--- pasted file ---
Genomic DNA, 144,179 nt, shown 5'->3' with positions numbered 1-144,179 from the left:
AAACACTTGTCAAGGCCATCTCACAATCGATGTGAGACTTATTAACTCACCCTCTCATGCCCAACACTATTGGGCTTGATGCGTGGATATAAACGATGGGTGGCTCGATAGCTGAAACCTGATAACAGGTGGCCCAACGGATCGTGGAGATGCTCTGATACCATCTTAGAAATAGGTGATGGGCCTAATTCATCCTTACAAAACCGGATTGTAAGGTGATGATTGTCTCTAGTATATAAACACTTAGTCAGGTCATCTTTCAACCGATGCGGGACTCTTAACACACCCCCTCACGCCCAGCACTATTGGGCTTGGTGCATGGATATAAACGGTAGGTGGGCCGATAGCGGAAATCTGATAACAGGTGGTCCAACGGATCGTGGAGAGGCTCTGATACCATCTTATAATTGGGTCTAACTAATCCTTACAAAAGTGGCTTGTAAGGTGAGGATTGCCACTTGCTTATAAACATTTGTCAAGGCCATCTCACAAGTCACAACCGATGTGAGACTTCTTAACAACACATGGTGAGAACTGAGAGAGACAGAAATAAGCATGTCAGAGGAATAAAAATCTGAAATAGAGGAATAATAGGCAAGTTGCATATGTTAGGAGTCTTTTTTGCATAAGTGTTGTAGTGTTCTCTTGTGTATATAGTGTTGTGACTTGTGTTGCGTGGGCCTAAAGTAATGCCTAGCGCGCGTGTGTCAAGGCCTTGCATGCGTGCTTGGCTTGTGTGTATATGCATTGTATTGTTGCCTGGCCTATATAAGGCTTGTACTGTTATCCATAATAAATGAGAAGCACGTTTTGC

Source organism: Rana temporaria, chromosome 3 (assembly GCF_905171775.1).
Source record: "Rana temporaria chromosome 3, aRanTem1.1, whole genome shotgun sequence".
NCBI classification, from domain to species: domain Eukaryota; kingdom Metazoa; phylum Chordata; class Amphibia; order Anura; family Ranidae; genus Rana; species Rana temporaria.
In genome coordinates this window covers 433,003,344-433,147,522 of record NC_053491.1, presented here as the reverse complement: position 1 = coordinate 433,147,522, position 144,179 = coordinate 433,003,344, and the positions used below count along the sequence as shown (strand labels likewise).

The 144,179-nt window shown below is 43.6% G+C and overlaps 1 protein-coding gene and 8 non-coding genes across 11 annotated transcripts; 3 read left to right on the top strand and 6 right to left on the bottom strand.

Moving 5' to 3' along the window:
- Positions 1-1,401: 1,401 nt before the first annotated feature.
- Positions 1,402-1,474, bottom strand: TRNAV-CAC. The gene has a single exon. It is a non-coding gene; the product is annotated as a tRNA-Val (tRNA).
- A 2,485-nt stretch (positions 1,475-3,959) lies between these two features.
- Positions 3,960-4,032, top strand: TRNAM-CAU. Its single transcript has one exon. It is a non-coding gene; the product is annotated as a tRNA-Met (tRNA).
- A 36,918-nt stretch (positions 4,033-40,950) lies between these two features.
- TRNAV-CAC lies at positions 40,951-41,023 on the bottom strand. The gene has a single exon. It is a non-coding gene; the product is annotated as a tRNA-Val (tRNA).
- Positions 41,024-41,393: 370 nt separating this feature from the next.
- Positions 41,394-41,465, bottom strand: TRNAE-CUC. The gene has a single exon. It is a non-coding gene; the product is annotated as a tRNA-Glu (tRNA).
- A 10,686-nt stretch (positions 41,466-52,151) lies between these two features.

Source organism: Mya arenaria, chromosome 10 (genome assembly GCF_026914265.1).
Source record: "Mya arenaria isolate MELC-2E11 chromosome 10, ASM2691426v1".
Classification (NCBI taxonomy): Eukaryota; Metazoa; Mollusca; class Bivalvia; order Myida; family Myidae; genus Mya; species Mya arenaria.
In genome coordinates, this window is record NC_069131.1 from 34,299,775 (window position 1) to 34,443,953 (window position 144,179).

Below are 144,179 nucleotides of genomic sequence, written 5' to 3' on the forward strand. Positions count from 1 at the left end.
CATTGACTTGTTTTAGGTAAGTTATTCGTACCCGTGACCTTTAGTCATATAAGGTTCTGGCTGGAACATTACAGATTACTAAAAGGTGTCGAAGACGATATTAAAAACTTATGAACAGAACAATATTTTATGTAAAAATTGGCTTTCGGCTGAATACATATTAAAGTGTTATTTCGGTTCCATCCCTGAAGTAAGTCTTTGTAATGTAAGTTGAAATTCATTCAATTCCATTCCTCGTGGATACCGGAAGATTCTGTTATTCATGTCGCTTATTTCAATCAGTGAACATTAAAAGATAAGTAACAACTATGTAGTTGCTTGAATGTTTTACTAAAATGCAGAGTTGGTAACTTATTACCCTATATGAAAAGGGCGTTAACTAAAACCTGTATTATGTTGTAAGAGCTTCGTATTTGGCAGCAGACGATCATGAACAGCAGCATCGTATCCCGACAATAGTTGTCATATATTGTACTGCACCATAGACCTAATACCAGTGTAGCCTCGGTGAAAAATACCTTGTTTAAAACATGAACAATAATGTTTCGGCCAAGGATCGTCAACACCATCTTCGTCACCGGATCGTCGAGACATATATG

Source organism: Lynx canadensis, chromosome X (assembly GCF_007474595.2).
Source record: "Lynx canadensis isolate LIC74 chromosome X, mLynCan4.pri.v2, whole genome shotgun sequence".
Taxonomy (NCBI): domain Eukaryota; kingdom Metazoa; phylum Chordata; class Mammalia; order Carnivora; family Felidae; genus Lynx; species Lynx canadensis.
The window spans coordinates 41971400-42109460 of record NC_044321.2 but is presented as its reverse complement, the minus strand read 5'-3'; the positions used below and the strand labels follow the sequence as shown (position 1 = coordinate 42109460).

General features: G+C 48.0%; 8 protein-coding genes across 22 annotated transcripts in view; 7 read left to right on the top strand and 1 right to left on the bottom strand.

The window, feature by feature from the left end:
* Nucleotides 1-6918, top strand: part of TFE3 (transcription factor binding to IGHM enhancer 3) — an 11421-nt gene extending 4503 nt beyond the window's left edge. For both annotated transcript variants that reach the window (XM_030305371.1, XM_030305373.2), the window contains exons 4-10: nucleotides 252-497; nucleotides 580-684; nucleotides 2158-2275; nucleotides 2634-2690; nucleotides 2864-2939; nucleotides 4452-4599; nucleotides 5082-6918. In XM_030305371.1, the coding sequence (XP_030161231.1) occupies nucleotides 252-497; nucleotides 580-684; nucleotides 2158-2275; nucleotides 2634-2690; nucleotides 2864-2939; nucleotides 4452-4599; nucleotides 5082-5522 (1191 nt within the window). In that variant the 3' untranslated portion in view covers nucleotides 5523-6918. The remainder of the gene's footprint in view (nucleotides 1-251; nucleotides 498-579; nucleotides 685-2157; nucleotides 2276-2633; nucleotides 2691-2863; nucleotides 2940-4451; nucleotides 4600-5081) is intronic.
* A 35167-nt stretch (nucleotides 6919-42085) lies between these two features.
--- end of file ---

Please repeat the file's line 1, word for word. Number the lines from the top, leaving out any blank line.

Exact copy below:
Genomic DNA, 144,179 nt, shown 5'->3' with positions numbered 1-144,179 from the left: